President Biden said Friday he does not have “direct plans” to soon travel to Saudi Arabia but acknowledged the trip was a possibility.
The Hill and other news outlets reported earlier this week that Biden administration officials are laying the groundwork for a presidential visit to Saudi Arabia later this month but that the visit has not been finalized.
“I have no direct plans at the moment,” Biden said Friday when asked by reporters, adding he is focused on bringing “more stability and peace to the Middle East.”
“There is a possibility that I would be going to meet with both the Israelis and some Arab countries at the time, including I expect would be Saudi Arabia would be included in that if I did go,” Biden added.
Biden did not directly answer Friday when asked if he would meet with Saudi Crown Prince Mohammed bin Salman. He also defended the possibility of such a trip despite having pledged in 2019 to make Saudi Arabia a pariah on the world stage over the murder of Washington Post journalist Jamal Khashoggi.
A declassified U.S. intelligence report released by the Biden administration last year said the Saudi crown prince approved the murder of Khashoggi, a critic of the Saudi royal family.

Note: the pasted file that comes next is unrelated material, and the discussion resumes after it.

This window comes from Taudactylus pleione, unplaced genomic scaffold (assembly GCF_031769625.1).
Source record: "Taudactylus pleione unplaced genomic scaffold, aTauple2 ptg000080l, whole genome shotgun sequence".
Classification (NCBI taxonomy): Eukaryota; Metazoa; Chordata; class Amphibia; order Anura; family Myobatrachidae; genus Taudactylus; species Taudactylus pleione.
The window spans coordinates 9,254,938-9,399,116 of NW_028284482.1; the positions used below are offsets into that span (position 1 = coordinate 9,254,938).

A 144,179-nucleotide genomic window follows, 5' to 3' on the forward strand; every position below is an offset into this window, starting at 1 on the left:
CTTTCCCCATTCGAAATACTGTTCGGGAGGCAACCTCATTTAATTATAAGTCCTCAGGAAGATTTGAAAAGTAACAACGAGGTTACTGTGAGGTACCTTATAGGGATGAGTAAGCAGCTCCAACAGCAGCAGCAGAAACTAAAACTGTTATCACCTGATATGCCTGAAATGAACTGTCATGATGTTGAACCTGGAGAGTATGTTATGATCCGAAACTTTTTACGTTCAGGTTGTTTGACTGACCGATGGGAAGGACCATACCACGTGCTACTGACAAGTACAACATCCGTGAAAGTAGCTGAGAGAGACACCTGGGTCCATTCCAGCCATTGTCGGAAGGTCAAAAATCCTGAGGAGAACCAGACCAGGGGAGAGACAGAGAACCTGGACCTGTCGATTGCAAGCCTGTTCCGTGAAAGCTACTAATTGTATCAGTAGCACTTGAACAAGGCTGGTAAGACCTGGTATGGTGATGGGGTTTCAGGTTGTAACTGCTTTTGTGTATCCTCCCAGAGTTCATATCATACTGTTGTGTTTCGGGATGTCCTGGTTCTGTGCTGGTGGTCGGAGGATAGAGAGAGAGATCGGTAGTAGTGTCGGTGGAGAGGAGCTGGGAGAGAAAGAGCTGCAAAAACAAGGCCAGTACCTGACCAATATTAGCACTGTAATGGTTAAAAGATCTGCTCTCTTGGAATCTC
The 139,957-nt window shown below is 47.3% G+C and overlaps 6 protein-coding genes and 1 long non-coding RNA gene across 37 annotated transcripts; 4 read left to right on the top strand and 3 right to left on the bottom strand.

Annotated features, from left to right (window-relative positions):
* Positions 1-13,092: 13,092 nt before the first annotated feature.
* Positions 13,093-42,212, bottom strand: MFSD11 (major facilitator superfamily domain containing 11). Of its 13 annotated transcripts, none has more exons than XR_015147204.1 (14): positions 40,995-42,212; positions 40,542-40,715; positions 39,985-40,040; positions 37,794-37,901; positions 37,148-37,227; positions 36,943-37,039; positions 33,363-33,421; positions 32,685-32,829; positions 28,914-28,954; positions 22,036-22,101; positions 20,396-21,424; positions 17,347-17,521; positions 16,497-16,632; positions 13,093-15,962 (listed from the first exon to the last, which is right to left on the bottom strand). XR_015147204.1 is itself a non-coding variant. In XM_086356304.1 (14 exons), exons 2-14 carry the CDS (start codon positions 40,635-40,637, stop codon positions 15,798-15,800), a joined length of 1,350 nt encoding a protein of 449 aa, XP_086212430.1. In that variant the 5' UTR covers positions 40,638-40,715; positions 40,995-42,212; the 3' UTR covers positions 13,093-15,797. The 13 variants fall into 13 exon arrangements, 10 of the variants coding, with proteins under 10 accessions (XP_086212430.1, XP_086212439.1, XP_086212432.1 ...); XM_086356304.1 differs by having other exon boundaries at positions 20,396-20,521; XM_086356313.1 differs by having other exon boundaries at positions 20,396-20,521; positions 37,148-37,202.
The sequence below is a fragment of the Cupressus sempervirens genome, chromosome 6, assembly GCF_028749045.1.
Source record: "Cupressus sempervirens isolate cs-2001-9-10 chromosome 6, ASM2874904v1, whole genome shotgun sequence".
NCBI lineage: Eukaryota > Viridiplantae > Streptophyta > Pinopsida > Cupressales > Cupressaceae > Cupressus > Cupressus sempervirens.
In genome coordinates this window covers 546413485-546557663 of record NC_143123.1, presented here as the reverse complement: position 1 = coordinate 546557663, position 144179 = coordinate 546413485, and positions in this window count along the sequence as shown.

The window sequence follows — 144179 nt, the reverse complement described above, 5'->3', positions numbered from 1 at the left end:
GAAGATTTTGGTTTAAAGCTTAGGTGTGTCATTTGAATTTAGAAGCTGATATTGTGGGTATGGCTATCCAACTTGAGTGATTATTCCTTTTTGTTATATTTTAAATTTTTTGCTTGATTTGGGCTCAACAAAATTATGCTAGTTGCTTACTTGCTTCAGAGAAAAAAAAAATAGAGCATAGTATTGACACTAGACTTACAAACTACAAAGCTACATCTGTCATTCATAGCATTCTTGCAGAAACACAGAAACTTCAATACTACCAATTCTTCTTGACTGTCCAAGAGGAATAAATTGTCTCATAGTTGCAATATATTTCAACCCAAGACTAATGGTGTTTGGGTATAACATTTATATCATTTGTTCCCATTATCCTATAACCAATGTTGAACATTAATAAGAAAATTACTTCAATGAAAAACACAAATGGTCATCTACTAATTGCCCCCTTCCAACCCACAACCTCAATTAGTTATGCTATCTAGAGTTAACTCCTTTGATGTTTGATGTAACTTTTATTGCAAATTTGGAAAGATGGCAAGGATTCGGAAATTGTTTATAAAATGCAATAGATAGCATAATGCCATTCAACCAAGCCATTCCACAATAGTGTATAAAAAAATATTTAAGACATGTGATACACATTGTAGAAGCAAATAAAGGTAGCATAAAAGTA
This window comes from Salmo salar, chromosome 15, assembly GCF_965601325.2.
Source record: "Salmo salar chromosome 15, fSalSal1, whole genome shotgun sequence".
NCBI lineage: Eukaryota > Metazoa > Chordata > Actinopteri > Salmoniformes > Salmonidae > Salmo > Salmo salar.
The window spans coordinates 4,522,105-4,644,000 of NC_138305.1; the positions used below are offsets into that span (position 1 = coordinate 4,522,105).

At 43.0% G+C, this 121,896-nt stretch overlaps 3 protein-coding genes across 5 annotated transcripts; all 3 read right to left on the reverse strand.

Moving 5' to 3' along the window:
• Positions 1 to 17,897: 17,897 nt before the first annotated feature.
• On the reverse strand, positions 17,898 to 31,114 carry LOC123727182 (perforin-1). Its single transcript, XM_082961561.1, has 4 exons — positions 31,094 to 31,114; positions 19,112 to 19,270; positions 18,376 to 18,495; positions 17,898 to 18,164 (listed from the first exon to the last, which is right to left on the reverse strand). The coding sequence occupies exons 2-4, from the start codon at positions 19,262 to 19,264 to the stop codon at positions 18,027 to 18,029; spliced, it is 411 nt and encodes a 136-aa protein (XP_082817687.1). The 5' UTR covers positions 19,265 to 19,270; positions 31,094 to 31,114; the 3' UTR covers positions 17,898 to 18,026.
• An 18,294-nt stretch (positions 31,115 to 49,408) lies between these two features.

“I’m not going to change my view on human rights, but as president of the United States my job is to bring peace if I can,” Biden said. “And that’s what I’m trying to do.”
If the meeting does happen, it is expected to focus at least in part on convincing Riyadh to release more oil onto the market as a way to bring down gas prices, which have risen globally amid the COVID-19 pandemic and Russia’s war in Ukraine.
Two high-ranking Biden administration officials recently traveled to Saudi Arabia for talks about global energy supplies and Iran and have also been in touch with other countries about supplies, like the United Arab Emirates.
It’s unclear when Biden’s trip to the Middle East will be finalized, but it’s widely expected to take place at the end of the month.
Israeli media reported on Friday that Biden is expected to travel to Israel on June 23 before the trip to Saudi Arabia.
Plans for the trip have already triggered some criticism. An organization representing families and survivors of the Sept. 11, 2001, terror attacks penned an open letter to Biden on Thursday urging him to hold Riyadh accountable for the role Saudi officials allegedly played in those attacks.
Source: The Hill